And finally, the last stop of the trip: Osaka.

Out of all of the places I’ve been to so far on my little Asia tour, Osaka has felt the most like home. I’m not sure if I’m just getting that comfortable, or if it’s that Osaka actually reminds me a bit of Philadelphia.

I think that this comparison stems from the fact that there’s variety: large sky scraper urban streets, and small, quaint quiet areas. It is what you make of it, so you can make of it what you feel suits you that day.

Most people ask when you say you’re going to Osaka, oh you want to go shopping? And that’s because that’s the main attraction in the area, so much shopping! And quite the variety. Between small markets and large shopping centers, Osaka really does offer everything, from high end stores to smaller, low end fold up tables with delicious food.

And besides the shopping, Osaka is pretty quaint. In Kyoto, it seemed like there was an overwhelming amount of Japanese tradition, and an exuberant amount of sites to see. In Tokyo, it was hard to grasp the biggest metropolitan of the world in only a few days. Osaka is comfortable. There’s stuff to do, but I never felt like I didn’t have enough time to see the things I wanted to see. And most of the things I wanted to see, weren’t actually in Osaka! So I would spend my mornings taking the Japan Rail somewhere a bit further, come back, and just enjoy what Osaka had to offer.

But for me, Osaka was a necessary stop on my Japanese trip. Arguably the most famous architect in Japan, Tadao Ando, was born in Osaka and much of his Japanese work is in the area. He has a humble yet bold style, combining traditional Japanese ideas with modern concepts. Of course we’ve learned about him in school, and he’s stayed an inspiration ever since. Because he’s based in Japan, I was only able to see one of his projects while studying abroad. And I was eager to see more.

Some of Ando’s most famous work is in Osaka, and unfortunately, it’s terribly hard to visit. Both the Azuma House and the Church of Light are a mere train ride away, but they’re also still someone’s house and a community church. So to see them, you have to book early. And by early, let’s just say I looked into booking an early March weekend visit back in December, and there were no openings.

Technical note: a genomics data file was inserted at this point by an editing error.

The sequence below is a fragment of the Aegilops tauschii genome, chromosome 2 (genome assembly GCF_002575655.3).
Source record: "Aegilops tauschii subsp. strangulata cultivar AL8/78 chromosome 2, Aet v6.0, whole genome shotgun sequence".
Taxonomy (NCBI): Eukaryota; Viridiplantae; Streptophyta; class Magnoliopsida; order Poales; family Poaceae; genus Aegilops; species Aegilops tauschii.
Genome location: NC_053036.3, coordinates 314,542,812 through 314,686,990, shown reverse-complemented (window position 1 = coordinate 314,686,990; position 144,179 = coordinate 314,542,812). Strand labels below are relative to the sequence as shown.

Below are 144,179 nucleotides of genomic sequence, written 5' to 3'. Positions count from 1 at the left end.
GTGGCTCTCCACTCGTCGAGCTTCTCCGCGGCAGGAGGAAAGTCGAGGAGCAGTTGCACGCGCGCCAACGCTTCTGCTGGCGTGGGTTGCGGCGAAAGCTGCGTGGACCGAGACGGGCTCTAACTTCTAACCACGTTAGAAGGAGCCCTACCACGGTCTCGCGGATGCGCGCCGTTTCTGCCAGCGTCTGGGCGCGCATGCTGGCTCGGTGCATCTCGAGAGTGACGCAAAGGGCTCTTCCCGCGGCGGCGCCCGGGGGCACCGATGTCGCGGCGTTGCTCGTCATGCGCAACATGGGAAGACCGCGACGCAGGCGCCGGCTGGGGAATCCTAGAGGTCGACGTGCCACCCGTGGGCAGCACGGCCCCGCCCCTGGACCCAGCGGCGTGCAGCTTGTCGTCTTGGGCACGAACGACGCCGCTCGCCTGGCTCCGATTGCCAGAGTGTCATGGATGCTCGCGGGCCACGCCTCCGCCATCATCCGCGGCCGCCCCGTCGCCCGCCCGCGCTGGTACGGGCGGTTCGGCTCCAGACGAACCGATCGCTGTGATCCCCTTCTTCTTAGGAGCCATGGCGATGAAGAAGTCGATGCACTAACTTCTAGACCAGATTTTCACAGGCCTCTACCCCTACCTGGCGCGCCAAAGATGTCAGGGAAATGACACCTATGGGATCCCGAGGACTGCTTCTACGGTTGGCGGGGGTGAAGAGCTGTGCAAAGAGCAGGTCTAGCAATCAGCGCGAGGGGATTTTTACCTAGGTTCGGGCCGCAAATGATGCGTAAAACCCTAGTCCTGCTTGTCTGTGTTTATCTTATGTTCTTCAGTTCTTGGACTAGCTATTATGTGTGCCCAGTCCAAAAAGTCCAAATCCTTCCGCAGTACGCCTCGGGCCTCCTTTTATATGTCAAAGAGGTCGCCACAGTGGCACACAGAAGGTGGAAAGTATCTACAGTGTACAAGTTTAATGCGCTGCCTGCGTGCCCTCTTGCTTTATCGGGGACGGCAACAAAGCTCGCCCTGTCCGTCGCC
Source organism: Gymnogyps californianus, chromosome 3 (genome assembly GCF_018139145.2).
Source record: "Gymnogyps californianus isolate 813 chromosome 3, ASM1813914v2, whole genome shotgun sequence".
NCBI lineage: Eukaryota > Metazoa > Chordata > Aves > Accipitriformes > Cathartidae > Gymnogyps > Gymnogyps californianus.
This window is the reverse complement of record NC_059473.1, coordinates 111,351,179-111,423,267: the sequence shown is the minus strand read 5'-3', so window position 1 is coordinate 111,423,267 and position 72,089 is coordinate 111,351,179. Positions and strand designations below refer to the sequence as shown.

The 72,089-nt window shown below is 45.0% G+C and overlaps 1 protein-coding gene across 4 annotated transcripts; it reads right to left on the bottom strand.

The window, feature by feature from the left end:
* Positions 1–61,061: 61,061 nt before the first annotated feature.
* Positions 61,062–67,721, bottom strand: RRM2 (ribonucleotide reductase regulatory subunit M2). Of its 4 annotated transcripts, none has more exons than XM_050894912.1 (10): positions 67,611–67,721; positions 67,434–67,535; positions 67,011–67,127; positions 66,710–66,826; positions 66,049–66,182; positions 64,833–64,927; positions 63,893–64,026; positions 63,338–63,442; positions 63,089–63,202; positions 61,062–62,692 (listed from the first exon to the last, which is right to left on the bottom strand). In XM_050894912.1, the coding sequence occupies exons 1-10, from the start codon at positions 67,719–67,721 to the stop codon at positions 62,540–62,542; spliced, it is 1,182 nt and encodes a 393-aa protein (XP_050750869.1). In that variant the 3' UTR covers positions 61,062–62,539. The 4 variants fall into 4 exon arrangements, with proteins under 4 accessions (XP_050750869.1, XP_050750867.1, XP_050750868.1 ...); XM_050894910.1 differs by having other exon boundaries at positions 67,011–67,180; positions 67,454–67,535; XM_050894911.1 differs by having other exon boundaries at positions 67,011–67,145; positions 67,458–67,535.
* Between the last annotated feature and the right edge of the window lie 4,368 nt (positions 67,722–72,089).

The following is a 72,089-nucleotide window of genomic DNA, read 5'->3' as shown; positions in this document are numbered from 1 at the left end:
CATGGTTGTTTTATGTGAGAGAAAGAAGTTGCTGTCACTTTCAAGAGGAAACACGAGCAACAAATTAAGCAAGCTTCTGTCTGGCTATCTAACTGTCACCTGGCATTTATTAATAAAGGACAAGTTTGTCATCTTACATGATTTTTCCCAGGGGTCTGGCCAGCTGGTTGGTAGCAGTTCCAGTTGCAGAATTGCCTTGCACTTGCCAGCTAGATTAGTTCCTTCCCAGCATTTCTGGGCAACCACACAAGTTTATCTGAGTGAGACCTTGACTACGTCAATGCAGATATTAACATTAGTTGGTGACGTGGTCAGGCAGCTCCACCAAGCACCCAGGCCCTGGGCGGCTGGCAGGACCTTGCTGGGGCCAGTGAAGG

So I researched his other projects within reachable distance to Osaka. Honestly, I think it all worked out in my favor. Because these aren’t necessarily his most famous projects, they weren’t overrun with tourists. So I got to experience them as they were meant to be: quiet.

Shiba Ryotaro Memorial Museum, Osaka

The first stop on my mini-Ando tour, the Shiba Ryotaro Memorial Museum.

Shiba Ryotaro was an important Japanese writer. When he passed away, a memorial fund was started in his honor and funds were raised for a memorial museum next to his house, which is also where he wrote all of his work.

Ando’s museum is quaint from the outside, not overpowering Ryotaro’s traditional home.

And you would never guess it from the outside, but when you get inside, you’re immediately opened up to a stunning view of these double height book shelves displaying all of Ryotaro’s pieces.

For a relatively small area of glass, the space is so well lit. The windows themselves feel like old, gothic church windows.

Hyogo Prefectural Museum of Art

This museum is actually in Kobe, a city about 15 minutes west via bullet train from Osaka. And I get there, just to find all of the exhibitions were closed. So they let me walk around the public areas, alone. It was only moderately creepy.

I didn’t get to see everything, but I did get to see a few highlights.